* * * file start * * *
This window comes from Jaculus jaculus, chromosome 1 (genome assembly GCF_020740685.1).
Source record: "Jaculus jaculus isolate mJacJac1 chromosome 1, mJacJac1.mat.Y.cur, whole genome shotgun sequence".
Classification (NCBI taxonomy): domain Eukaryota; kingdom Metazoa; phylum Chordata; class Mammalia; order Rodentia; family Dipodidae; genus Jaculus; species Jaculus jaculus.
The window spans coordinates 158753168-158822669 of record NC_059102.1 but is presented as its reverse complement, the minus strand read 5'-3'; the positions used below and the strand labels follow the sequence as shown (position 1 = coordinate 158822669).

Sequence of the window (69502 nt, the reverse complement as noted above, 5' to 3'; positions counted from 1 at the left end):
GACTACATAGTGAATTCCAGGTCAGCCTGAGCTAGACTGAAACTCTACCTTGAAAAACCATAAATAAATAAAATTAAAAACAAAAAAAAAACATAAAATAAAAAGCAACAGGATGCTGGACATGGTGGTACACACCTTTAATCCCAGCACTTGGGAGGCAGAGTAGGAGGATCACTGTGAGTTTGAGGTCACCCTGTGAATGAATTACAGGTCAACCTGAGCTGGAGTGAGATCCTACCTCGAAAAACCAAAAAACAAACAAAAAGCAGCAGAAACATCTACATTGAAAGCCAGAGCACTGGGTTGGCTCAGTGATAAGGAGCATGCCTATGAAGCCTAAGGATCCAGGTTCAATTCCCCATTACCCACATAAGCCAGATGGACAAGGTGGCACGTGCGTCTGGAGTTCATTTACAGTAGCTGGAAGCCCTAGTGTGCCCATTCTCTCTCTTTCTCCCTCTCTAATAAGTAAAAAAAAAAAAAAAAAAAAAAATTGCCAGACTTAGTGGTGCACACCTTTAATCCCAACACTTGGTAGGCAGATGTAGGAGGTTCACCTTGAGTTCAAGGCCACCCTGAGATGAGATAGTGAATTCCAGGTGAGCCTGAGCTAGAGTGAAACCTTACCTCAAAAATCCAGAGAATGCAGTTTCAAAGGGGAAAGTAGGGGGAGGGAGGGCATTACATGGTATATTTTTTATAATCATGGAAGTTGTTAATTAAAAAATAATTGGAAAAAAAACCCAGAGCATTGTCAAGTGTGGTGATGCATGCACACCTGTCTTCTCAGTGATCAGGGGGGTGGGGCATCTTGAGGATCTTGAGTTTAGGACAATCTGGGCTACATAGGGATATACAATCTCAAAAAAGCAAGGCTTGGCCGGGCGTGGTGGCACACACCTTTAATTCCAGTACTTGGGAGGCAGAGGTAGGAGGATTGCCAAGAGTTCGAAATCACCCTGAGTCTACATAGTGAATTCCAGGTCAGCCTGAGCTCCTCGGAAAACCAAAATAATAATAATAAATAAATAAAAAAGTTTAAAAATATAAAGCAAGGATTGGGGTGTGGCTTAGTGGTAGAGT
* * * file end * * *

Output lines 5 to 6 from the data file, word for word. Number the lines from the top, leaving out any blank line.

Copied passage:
Sequence of the window (69502 nt, the reverse complement as noted above, 5' to 3'; positions counted from 1 at the left end):
GACTACATAGTGAATTCCAGGTCAGCCTGAGCTAGACTGAAACTCTACCTTGAAAAACCATAAATAAATAAAATTAAAAACAAAAAAAAAACATAAAATAAAAAGCAACAGGATGCTGGACATGGTGGTACACACCTTTAATCCCAGCACTTGGGAGGCAGAGTAGGAGGATCACTGTGAGTTTGAGGTCACCCTGTGAATGAATTACAGGTCAACCTGAGCTGGAGTGAGATCCTACCTCGAAAAACCAAAAAACAAACAAAAAGCAGCAGAAACATCTACATTGAAAGCCAGAGCACTGGGTTGGCTCAGTGATAAGGAGCATGCCTATGAAGCCTAAGGATCCAGGTTCAATTCCCCATTACCCACATAAGCCAGATGGACAAGGTGGCACGTGCGTCTGGAGTTCATTTACAGTAGCTGGAAGCCCTAGTGTGCCCATTCTCTCTCTTTCTCCCTCTCTAATAAGTAAAAAAAAAAAAAAAAAAAAAAATTGCCAGACTTAGTGGTGCACACCTTTAATCCCAACACTTGGTAGGCAGATGTAGGAGGTTCACCTTGAGTTCAAGGCCACCCTGAGATGAGATAGTGAATTCCAGGTGAGCCTGAGCTAGAGTGAAACCTTACCTCAAAAATCCAGAGAATGCAGTTTCAAAGGGGAAAGTAGGGGGAGGGAGGGCATTACATGGTATATTTTTTATAATCATGGAAGTTGTTAATTAAAAAATAATTGGAAAAAAAACCCAGAGCATTGTCAAGTGTGGTGATGCATGCACACCTGTCTTCTCAGTGATCAGGGGGGTGGGGCATCTTGAGGATCTTGAGTTTAGGACAATCTGGGCTACATAGGGATATACAATCTCAAAAAAGCAAGGCTTGGCCGGGCGTGGTGGCACACACCTTTAATTCCAGTACTTGGGAGGCAGAGGTAGGAGGATTGCCAAGAGTTCGAAATCACCCTGAGTCTACATAGTGAATTCCAGGTCAGCCTGAGCTCCTCGGAAAACCAAAATAATAATAATAAATAAATAAAAAAGTTTAAAAATATAAAGCAAGGATTGGGGTGTGGCTTAGTGGTAGAGT